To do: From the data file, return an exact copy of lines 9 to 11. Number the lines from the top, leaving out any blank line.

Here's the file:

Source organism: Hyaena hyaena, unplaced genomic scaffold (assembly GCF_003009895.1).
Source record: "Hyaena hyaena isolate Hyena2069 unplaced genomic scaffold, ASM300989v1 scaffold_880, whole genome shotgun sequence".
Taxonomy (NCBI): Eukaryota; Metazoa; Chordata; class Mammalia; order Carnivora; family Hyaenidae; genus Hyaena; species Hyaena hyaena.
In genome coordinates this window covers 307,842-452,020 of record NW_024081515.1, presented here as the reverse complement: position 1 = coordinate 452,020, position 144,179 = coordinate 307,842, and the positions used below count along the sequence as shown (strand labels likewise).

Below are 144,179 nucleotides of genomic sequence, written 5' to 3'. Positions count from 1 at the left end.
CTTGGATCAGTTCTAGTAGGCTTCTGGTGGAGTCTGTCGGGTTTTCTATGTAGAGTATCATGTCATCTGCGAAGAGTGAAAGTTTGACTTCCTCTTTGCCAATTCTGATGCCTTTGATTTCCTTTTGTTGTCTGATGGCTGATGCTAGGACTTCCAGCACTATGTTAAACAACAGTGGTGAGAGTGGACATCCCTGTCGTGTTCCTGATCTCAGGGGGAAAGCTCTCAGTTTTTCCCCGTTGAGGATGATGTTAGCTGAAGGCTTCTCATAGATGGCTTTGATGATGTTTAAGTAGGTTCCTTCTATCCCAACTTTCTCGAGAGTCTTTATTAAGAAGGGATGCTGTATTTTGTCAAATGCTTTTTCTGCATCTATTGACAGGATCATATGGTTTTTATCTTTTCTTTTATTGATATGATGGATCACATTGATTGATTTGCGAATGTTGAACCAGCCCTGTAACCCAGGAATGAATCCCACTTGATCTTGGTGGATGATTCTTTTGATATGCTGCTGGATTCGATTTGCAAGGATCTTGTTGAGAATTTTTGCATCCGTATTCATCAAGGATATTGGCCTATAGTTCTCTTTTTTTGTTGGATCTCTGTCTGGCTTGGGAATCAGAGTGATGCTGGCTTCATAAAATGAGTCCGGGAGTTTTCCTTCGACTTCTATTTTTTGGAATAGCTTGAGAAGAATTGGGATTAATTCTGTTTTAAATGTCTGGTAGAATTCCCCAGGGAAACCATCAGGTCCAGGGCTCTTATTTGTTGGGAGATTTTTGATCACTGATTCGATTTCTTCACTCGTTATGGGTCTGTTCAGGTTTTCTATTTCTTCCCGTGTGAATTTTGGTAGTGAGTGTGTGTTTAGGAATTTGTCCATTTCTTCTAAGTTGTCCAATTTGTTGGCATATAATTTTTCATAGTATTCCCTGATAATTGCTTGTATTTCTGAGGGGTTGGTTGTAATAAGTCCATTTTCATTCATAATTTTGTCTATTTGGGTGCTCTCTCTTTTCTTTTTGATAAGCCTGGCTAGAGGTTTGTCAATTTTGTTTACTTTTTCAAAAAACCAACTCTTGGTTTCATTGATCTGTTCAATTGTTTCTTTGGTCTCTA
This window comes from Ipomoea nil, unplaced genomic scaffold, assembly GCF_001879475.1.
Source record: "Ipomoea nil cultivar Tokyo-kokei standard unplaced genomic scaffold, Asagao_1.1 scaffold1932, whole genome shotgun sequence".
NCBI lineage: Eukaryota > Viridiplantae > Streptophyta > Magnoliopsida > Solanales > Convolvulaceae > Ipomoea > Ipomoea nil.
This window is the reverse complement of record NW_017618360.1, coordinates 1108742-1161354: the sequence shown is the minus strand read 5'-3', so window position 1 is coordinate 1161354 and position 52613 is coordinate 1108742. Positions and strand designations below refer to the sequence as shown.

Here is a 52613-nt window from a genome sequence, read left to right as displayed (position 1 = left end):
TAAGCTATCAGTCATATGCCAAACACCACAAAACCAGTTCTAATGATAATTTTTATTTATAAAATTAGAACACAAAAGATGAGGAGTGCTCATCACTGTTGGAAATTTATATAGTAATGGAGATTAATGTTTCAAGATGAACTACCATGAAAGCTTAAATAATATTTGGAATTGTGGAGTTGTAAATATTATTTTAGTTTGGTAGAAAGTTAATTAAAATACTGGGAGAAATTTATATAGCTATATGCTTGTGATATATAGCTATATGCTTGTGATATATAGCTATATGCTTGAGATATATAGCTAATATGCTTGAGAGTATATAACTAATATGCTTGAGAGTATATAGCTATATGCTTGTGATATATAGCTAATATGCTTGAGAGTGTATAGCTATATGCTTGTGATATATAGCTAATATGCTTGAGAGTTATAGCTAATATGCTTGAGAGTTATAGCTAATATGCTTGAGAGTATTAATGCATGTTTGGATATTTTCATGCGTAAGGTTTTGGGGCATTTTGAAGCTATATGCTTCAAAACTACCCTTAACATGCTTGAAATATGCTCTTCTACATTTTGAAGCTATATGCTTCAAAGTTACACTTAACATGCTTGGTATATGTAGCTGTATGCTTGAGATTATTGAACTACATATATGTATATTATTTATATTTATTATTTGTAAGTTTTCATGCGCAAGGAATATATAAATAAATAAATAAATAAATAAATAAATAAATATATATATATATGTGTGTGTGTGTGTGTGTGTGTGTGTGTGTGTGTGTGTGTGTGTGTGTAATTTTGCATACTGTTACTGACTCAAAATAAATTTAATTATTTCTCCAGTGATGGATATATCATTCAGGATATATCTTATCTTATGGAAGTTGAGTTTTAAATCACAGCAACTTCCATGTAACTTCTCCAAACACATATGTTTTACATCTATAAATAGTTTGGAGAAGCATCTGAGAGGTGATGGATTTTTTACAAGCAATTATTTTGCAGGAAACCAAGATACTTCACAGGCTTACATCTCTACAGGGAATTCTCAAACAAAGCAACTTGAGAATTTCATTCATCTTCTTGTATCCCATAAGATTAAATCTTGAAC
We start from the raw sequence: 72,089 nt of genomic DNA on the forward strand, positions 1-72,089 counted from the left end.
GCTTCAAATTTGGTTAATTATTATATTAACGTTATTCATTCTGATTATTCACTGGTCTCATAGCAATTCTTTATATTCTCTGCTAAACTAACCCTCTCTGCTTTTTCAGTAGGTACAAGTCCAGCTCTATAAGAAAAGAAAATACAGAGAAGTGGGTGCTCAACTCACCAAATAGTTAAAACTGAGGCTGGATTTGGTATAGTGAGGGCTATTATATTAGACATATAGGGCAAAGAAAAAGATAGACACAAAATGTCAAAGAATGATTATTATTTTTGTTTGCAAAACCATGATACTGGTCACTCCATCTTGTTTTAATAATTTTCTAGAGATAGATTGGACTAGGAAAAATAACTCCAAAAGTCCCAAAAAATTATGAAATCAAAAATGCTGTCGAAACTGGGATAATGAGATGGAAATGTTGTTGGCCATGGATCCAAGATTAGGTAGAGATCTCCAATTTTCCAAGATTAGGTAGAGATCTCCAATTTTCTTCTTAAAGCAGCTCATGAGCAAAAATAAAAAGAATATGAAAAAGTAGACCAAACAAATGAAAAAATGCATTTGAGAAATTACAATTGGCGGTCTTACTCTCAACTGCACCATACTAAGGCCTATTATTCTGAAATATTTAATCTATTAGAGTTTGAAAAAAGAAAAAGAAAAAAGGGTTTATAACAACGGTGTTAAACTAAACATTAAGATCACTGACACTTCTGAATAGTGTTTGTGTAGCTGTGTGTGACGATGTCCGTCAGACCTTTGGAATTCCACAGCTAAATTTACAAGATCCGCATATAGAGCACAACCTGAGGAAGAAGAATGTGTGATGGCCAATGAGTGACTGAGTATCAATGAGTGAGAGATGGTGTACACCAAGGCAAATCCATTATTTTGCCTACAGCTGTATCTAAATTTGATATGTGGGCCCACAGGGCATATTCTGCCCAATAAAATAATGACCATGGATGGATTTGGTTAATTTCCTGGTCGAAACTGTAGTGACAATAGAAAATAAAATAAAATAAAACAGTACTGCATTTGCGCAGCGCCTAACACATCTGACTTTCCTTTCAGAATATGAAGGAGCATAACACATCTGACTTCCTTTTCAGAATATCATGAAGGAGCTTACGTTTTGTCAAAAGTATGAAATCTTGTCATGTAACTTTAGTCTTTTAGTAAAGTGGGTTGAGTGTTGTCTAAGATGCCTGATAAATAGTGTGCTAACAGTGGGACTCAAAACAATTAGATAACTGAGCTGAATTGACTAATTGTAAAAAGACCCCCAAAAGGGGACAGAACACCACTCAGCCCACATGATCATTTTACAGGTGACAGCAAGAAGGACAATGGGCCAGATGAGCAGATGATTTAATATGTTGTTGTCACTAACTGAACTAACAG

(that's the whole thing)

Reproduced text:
NCBI lineage: Eukaryota > Viridiplantae > Streptophyta > Magnoliopsida > Solanales > Convolvulaceae > Ipomoea > Ipomoea nil.
This window is the reverse complement of record NW_017618360.1, coordinates 1108742-1161354: the sequence shown is the minus strand read 5'-3', so window position 1 is coordinate 1161354 and position 52613 is coordinate 1108742. Positions and strand designations below refer to the sequence as shown.

Here is a 52613-nt window from a genome sequence, read left to right as displayed (position 1 = left end):